A Look at Financing as a Stopgap for Shortages & Supply Chain Issues
Infrastructure Bill Passes, Industry Struggles Remain

After decades of gridlock and inattention, there appears to be a breakthrough on infrastructure investment. Passage of the currently proposed plan will provide the most significant investment in highways, ports and other critical projects in decades and would bring with it extraordinary opportunities for growth. But silver linings often conceal dark clouds. How will contractors and subcontractors, already facing labor crunch and historic supply chain challenges, find the needed resources to complete projects currently in the pipeline and strengthen their position?

In July 2021, the United States Senate passed the $1.2 trillion bipartisan infrastructure plan, and an even larger $3.5 trillion plan is still under consideration. The Infrastructure Investment and Jobs Act (IIJA) provides $550 billion in spending on vital new road, bridge, water, utility green energy and broadband projects. Taken together, the proposal represents the most significant investment in critical infrastructure projects in decades. While this substantial infusion of money into important projects is a net positive for the industry, it will also exacerbate current difficulties and create new challenges by forcing housing, commercial and infrastructure projects to battle for labor and materials.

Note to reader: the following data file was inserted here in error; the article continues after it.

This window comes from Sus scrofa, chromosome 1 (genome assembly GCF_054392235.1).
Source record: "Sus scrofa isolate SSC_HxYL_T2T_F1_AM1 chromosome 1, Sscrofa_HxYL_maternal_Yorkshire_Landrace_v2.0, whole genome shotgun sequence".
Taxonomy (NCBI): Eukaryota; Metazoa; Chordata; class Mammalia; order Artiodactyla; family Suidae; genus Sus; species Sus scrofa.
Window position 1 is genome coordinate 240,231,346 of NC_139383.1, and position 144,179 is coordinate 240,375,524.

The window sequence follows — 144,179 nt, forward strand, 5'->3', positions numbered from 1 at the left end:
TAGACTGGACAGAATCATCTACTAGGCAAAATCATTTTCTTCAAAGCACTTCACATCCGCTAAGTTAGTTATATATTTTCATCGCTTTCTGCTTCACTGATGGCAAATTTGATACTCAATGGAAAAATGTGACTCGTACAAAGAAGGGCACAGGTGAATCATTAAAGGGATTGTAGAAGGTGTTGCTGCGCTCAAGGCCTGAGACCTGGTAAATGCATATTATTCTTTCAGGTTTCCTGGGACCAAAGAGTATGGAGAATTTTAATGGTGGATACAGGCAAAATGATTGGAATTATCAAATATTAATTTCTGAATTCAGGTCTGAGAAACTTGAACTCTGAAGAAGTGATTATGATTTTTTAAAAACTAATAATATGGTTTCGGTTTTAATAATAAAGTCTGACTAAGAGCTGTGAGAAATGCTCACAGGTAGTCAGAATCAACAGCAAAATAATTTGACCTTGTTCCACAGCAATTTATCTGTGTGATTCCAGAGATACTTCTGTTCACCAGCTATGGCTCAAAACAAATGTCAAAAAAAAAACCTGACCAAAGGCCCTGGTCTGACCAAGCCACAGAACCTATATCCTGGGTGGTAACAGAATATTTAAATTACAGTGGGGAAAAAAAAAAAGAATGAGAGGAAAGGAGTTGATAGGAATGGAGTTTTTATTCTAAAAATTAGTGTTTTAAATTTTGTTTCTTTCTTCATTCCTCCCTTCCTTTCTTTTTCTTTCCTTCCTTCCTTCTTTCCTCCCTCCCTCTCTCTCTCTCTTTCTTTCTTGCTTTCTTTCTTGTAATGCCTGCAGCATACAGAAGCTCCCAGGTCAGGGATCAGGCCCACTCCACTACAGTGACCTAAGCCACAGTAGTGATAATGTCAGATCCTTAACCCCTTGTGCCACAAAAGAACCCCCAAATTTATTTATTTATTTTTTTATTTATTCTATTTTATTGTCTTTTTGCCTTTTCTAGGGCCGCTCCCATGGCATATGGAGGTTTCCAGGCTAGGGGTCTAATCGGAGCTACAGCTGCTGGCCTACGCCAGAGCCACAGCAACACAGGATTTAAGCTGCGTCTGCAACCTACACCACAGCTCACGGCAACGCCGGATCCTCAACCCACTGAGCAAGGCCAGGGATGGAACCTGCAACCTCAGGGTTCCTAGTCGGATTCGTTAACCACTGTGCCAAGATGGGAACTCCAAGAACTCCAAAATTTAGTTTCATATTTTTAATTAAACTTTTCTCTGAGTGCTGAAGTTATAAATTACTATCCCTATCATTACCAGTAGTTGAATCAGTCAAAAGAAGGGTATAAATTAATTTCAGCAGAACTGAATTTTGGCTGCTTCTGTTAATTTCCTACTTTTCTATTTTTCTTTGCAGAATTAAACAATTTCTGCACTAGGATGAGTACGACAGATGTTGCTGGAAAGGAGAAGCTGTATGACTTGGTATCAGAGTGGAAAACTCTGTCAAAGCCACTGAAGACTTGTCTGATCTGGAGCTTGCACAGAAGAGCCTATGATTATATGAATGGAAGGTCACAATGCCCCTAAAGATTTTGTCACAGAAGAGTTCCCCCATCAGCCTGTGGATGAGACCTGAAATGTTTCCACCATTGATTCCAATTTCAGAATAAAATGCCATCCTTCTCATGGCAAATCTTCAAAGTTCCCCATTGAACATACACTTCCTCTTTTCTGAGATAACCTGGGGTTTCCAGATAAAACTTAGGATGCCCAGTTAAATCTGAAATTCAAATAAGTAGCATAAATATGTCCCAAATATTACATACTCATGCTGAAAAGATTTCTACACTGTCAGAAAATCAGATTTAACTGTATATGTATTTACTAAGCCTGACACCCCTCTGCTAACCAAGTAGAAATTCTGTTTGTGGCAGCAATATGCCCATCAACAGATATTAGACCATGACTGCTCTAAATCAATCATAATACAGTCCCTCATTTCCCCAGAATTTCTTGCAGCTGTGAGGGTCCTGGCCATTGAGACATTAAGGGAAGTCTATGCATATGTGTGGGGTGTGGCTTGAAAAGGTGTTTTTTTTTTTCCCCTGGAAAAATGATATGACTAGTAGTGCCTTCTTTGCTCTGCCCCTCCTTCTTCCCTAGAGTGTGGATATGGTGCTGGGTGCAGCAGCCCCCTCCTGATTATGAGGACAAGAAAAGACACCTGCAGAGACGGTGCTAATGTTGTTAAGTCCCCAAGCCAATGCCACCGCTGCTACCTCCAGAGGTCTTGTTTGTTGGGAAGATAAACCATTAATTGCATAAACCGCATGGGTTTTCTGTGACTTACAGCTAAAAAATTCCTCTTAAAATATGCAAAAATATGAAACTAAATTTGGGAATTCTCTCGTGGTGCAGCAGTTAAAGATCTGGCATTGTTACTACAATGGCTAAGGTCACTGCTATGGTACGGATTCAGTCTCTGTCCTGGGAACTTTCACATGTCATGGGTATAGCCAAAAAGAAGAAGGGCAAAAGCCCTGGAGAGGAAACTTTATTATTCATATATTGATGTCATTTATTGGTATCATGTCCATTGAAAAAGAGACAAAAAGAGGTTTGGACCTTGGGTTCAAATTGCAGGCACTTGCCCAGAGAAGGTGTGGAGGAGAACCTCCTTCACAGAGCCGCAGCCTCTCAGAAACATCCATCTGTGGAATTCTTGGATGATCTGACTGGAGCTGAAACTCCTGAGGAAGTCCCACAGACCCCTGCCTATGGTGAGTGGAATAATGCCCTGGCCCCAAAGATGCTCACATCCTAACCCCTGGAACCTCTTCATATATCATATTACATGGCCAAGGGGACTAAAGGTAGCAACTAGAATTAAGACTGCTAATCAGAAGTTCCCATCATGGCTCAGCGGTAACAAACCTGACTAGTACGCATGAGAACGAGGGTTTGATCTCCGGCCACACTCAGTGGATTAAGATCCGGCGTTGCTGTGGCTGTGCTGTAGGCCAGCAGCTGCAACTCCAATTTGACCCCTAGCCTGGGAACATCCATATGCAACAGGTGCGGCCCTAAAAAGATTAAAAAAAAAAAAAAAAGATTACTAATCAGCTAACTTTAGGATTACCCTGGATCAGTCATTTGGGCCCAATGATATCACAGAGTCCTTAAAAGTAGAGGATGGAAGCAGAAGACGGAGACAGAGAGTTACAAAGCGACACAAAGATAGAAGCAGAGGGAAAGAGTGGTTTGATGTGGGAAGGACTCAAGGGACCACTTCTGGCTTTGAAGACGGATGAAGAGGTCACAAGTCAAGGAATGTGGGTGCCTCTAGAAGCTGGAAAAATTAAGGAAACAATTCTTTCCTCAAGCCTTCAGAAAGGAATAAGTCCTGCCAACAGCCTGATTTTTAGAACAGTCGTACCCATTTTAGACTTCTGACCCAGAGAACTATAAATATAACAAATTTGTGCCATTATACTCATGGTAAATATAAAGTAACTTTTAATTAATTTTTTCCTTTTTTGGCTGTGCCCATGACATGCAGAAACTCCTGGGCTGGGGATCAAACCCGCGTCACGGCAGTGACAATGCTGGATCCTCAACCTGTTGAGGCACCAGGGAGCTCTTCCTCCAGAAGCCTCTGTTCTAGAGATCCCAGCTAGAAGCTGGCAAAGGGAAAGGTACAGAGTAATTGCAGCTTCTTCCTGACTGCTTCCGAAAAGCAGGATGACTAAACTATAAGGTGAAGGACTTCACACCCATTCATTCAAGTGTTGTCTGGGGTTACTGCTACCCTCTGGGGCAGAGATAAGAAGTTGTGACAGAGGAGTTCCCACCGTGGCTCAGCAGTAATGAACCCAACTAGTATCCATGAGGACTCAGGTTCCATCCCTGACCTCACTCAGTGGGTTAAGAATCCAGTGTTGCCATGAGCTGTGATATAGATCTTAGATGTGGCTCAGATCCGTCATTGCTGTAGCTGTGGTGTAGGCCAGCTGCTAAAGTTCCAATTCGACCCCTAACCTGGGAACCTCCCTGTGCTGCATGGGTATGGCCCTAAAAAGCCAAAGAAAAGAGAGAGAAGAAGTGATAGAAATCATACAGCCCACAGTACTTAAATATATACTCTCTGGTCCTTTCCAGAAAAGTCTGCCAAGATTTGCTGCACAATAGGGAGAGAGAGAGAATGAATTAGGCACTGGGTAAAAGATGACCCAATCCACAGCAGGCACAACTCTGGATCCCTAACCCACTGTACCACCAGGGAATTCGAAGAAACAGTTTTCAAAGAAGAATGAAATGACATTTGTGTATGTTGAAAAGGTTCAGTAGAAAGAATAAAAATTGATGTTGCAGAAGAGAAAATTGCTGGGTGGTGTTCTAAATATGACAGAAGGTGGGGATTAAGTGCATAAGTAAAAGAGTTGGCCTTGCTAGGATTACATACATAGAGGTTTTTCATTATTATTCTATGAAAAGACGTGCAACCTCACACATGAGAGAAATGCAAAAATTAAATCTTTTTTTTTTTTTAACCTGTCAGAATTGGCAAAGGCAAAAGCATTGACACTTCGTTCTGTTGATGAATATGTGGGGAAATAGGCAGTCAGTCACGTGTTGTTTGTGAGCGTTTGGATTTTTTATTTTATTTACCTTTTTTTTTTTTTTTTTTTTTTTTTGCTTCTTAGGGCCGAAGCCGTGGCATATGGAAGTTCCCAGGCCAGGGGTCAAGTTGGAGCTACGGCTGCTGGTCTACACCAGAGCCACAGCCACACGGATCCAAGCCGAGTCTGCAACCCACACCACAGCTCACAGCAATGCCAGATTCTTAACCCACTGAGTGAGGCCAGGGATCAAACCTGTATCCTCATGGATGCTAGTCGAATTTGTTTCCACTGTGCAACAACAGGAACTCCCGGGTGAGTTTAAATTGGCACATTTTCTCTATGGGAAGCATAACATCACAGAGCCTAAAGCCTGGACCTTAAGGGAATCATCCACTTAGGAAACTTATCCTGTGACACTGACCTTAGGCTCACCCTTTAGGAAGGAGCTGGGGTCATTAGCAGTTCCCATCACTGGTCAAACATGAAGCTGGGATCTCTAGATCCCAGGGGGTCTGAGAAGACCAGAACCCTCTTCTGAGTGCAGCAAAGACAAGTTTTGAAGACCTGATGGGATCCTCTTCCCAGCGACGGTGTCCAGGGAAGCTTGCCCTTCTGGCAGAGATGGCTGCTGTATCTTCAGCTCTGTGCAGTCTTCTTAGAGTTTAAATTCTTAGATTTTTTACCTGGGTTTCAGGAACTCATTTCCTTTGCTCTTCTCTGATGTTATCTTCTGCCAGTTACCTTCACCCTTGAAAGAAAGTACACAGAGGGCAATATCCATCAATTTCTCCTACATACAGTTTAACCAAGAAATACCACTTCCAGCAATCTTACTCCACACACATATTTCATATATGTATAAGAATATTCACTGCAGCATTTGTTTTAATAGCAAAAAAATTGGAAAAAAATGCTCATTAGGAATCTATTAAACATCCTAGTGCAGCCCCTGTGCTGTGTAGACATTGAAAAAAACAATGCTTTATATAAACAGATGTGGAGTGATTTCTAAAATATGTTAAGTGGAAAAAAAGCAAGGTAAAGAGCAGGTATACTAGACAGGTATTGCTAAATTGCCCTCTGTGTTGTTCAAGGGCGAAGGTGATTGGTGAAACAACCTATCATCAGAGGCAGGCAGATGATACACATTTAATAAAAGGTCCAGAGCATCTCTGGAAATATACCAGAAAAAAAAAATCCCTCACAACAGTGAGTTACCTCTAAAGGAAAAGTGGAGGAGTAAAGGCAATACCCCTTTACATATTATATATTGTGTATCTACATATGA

More Money, More Problems

When the COVID-19 pandemic struck in 2020, the construction industry was not spared from the economic downturn. Construction employment plunged by 15% — 1.1 million jobs — in the first two months, nearly identical to the drop experienced across other sectors. The federal Paycheck Protection Program (PPP) allowed the industry to keep many workers and projects online. Demand for housing exploded, leading to a record in new home starts, which even now shows little sign of abating. Homebuilding growth buoyed the entire industry last year.

In contrast, commercial construction experienced little overall growth in 2020, and not much has changed in 2021. According to the Association of General Contractors (AGC), nearly 4 in 5 contractors reported one or more projects had been canceled or postponed since the beginning of the pandemic. At the same time, only one-fourth reported winning new work or add-ons to existing projects because of the pandemic. Commercial contractors are struggling to recover, and the pandemic has exacerbated longtime, systemic challenges. Perhaps the greatest challenge facing commercial construction industry is a dramatic shortage of skilled workers. The AGC believes that an additional 430,000 workers this year and 1 million more over the next two years are needed to keep up with demand. Finding skilled workers has long been a problem in commercial construction. And COVID-19 has only made it worse.

According to the U.S. Chamber of Commerce, 88% of contractors are finding it difficult to attract skilled construction workers, with 45% reporting a high level of difficulty. There have been improvements on the labor front in 2021 but, overall the industry is still losing more people than it is bringing in.

The second major challenge is a critical shortage of building materials. The pandemic devastated supply chains across the globe, and the torrid U.S. homebuilding boom is swallowing up lumber, concrete and other essential materials. Nearly half of commercial construction contractors say that lack of available materials is a top concern, and 71% say they face at least one major material shortage.